Banks can easily obtain the AISP license and can leverage the APIs of their rival banks using their customer’s consent – where their customers have additional accounts – to understand certain aspects of their business. E.g. HSBC bank is already doing something similar through its partnership with an account aggregator, Bud.
It will also give banks a deeper insight into their customer’s financial lives which will enable them to understand – and thus service – their needs better. This, however, again falls under the zone of uncertainty where the guidelines and nitty-gritty regarding data sharing are yet to be clearly put in place.
With their stronghold on customer experience and data/tech/resource leverage, tech giants such as Google, Apple, and Ant Financial have a strong case of emerging as the next big invaders and driving the customer relationships away from the banks by consuming their APIs and building services on top. Rajat pointed out a possibility that the competition may begin with collaboration.
The tech giants, such as Amazon, Google may begin to collaborate with banks through their APIs and over time, will look to develop some of the key domain expertise in a very stealthy way by leveraging the crucial customer data which they have always considered to be sacrosanct. However, some time down the line, there might be an inflection point where once they have developed enough expertise, they may take the lead and drive the collaboration on their own terms or simply declare themselves as a competitor. In such a situation, banks who adapt to the situation by tweaking their business models and serving as a provider of banking service modules will go a long way.
Also, the data leverage that these tech giants enjoy will eventually lead to a data-driven monopoly, which will make it difficult for other players – banks and FinTechs – to compete with them. With the high information density of this data and a plethora of touchpoints, this will enable these tech giants to read through the financial lives of their customers. Any of these players getting to such a data monopoly stage will be ready to dominate the financial services stage.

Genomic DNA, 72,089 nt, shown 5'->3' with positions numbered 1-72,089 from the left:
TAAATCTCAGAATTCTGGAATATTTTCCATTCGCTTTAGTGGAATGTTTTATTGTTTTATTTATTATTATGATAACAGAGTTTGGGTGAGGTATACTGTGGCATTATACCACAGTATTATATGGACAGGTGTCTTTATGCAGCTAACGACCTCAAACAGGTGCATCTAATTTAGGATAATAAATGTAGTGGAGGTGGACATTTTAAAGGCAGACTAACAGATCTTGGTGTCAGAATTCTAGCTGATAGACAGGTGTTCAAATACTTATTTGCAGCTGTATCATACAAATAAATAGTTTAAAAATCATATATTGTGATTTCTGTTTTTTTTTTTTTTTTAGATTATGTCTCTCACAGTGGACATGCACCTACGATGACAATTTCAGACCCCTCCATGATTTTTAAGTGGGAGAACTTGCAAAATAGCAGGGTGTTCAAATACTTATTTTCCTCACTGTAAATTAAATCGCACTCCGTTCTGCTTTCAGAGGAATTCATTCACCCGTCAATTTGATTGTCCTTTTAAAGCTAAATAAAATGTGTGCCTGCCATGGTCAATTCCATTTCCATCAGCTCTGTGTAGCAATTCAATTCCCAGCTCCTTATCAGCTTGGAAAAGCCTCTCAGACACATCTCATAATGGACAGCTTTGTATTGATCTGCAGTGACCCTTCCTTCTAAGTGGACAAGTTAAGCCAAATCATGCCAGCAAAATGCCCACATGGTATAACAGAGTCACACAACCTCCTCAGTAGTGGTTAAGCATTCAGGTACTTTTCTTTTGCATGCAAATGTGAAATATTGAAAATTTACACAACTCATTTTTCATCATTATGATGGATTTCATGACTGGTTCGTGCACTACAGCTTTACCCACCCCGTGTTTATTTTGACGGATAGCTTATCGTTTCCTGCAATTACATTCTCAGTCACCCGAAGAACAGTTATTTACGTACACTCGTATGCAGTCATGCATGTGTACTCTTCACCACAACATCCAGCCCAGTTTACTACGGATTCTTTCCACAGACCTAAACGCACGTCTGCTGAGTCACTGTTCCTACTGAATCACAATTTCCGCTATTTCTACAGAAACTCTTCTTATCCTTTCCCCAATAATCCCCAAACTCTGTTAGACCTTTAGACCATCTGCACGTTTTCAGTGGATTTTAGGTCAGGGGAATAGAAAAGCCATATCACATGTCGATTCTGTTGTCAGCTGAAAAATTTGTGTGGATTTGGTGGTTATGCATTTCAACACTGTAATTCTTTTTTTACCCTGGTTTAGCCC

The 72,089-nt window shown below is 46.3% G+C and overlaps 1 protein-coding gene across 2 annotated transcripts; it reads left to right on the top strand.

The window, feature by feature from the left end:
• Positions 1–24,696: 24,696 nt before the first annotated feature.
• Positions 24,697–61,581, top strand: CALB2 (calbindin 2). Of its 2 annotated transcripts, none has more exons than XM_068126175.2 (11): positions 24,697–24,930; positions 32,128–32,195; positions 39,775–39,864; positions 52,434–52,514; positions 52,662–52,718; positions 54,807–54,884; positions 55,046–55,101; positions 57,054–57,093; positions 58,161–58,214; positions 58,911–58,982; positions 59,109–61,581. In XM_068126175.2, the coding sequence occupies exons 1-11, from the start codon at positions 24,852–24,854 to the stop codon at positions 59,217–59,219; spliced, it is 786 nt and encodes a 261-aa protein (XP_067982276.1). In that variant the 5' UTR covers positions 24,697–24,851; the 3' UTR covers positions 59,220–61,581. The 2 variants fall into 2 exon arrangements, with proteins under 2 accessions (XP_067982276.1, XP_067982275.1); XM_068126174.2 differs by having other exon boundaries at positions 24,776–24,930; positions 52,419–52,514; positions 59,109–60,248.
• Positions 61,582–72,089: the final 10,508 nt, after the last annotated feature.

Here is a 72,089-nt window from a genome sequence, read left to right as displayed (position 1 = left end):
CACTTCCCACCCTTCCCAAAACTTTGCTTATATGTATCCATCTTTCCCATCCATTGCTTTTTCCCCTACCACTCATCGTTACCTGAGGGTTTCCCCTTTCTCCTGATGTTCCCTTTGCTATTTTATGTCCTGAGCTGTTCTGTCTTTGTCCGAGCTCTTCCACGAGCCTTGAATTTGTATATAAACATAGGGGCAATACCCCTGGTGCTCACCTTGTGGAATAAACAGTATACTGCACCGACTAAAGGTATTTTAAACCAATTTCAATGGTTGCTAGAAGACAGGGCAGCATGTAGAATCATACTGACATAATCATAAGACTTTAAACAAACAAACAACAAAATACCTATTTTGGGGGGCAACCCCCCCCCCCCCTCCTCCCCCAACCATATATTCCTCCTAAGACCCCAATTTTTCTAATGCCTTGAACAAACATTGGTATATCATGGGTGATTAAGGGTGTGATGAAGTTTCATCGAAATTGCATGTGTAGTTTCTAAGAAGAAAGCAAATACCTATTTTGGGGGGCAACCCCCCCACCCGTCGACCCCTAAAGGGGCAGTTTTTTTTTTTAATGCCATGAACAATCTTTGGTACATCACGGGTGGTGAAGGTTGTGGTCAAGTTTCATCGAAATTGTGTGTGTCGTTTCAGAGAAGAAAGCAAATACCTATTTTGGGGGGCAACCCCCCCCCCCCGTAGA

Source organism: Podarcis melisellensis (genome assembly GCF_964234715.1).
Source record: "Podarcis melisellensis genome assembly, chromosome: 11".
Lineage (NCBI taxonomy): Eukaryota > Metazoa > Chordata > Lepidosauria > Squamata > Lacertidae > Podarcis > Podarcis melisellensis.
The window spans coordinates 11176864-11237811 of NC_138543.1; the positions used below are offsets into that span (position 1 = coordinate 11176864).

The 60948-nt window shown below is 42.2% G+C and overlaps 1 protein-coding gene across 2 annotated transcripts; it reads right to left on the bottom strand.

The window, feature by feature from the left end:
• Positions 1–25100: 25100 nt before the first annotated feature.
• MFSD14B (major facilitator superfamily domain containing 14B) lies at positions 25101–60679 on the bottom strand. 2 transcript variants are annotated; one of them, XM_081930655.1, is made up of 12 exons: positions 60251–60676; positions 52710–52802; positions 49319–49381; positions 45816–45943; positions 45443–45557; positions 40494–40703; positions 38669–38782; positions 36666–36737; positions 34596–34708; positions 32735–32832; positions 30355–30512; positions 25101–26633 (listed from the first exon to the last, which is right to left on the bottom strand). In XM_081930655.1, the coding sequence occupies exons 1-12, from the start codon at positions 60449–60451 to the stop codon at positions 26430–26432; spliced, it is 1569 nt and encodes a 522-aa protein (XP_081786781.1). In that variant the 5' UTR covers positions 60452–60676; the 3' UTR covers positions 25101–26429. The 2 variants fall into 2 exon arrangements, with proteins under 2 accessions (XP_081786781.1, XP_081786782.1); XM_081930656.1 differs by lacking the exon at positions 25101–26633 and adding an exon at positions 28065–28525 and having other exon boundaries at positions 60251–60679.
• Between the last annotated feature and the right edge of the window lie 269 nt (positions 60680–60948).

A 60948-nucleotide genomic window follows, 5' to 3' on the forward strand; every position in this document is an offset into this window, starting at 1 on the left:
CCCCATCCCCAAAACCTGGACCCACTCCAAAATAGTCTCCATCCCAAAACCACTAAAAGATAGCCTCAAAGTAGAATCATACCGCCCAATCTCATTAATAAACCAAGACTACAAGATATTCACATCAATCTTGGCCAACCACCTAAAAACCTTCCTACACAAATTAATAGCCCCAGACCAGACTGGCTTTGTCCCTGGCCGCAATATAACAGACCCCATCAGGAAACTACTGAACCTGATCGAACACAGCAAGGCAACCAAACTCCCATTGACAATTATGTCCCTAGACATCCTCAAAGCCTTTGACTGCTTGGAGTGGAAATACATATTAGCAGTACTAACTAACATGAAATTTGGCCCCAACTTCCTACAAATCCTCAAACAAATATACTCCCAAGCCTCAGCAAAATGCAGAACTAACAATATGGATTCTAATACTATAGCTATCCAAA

Banks can adopt several newer business models. E.g. Aggregator, marketplace, banking-as-a-service, etc. Out of these, the most immediately realizable business model looks to be the one where banks play the role of a distributor/marketplace for FinTech solutions. A classic example is Starling Bank, which provides best-in-class services financial services to its customers by means of a plug-and-play collaborative model with leading players from various FinTech segments, embedding their services on its own platform – e.g. TransferWise for remittance, Moneybox for PFM, etc. This is a classic case of the much-revered unbundling of banks being followed by re-bundling.
This business model makes the most sense in a market like India with the emergence of payment banks. Payment banks have a limited portfolio of offerings, which they can expand through similar partnership arrangements. E.g. Paytm and ICICI coming together to provide micro-loans for a ‘buy now, pay later’ use case.